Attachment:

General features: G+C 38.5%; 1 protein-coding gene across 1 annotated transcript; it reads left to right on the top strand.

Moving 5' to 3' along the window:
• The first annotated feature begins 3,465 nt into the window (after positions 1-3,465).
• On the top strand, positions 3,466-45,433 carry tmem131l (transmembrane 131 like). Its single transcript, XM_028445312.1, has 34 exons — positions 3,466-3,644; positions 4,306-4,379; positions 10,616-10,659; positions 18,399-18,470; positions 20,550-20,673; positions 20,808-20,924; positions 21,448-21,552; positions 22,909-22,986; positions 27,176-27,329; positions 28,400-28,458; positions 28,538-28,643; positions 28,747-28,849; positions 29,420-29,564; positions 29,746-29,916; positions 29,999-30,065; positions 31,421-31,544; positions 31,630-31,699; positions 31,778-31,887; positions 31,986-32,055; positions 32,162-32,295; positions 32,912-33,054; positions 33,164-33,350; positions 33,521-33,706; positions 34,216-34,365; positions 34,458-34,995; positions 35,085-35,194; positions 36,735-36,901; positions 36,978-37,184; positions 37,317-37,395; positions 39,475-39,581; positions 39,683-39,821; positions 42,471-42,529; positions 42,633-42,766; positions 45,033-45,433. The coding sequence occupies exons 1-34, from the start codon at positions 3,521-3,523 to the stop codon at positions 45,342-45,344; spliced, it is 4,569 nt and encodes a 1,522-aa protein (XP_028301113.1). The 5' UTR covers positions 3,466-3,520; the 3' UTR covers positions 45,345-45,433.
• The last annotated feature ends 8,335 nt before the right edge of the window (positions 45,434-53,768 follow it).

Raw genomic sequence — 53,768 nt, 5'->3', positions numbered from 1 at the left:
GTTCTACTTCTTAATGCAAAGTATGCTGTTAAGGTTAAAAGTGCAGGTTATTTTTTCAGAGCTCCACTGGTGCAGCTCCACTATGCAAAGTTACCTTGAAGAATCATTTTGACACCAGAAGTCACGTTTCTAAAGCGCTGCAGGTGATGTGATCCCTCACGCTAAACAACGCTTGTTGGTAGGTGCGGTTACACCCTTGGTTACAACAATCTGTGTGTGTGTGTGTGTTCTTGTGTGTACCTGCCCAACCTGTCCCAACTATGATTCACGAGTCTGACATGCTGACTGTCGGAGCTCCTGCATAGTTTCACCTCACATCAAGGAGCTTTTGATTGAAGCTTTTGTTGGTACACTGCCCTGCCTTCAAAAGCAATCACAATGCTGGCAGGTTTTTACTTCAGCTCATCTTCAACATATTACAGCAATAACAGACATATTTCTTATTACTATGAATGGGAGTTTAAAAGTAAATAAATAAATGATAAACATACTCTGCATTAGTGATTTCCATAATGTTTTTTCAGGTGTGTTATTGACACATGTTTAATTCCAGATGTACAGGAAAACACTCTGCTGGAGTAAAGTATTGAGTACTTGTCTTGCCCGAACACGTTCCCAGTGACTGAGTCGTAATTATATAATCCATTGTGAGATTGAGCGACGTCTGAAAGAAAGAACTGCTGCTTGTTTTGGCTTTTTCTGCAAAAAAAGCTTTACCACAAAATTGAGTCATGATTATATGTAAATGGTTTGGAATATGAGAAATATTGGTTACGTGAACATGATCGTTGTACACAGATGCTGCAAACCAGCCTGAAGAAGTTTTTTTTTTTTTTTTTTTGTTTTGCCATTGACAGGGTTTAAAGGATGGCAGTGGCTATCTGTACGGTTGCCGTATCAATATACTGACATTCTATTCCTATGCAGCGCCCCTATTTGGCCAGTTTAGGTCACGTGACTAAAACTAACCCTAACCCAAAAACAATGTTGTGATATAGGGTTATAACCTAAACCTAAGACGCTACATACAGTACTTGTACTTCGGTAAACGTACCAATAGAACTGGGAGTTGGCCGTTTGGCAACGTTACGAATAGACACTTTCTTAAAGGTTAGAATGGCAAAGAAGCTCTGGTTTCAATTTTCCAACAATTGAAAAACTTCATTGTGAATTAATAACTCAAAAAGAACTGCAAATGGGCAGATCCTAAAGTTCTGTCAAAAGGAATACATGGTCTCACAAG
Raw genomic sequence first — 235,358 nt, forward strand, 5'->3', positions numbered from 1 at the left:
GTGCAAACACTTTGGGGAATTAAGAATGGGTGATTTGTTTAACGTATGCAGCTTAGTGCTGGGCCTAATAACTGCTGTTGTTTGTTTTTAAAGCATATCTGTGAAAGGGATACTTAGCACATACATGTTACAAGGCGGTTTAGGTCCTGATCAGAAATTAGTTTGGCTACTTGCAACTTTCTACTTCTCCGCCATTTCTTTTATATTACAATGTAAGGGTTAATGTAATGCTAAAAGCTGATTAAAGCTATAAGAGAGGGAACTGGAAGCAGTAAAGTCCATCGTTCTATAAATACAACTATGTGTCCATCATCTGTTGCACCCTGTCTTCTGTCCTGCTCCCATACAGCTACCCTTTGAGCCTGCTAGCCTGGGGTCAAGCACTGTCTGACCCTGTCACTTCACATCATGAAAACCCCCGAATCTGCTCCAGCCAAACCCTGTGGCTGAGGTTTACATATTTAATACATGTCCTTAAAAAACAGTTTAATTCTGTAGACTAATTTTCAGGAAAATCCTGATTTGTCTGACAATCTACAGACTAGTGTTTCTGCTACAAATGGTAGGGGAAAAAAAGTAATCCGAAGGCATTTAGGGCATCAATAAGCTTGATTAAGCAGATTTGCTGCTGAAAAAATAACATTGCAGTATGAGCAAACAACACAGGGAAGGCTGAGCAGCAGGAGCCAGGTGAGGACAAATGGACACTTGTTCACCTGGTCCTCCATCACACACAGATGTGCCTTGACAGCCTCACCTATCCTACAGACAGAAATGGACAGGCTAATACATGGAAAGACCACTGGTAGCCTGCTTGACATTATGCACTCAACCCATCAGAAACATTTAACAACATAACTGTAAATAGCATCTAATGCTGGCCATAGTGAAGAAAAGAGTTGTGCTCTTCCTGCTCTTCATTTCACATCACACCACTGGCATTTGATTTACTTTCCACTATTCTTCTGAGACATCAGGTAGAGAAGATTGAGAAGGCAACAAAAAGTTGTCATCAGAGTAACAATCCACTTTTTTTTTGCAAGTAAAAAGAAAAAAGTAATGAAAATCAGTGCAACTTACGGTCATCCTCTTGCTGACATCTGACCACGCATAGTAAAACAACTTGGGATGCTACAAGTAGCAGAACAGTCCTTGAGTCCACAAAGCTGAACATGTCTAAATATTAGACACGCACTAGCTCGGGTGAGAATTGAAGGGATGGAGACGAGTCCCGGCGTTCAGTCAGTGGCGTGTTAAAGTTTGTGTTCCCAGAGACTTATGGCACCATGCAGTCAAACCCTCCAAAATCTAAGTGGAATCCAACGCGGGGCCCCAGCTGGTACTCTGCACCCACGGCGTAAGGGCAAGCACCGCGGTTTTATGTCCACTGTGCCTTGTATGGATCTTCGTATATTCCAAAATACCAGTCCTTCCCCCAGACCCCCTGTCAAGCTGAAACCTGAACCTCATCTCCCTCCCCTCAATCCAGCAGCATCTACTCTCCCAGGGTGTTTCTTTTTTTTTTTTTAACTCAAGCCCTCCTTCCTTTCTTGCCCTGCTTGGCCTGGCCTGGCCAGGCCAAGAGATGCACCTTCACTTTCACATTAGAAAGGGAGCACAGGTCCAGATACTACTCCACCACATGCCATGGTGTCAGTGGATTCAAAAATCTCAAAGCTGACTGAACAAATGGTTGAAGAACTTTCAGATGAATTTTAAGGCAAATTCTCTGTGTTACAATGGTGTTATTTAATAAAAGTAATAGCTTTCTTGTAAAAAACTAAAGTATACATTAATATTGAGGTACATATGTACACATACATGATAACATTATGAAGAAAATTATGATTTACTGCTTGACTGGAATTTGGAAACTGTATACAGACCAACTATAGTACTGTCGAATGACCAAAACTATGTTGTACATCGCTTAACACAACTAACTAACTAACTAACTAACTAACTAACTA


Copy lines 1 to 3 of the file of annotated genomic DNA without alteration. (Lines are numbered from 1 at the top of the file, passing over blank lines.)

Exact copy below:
General features: G+C 38.5%; 1 protein-coding gene across 1 annotated transcript; it reads left to right on the top strand.

Moving 5' to 3' along the window:
• The first annotated feature begins 3,465 nt into the window (after positions 1-3,465).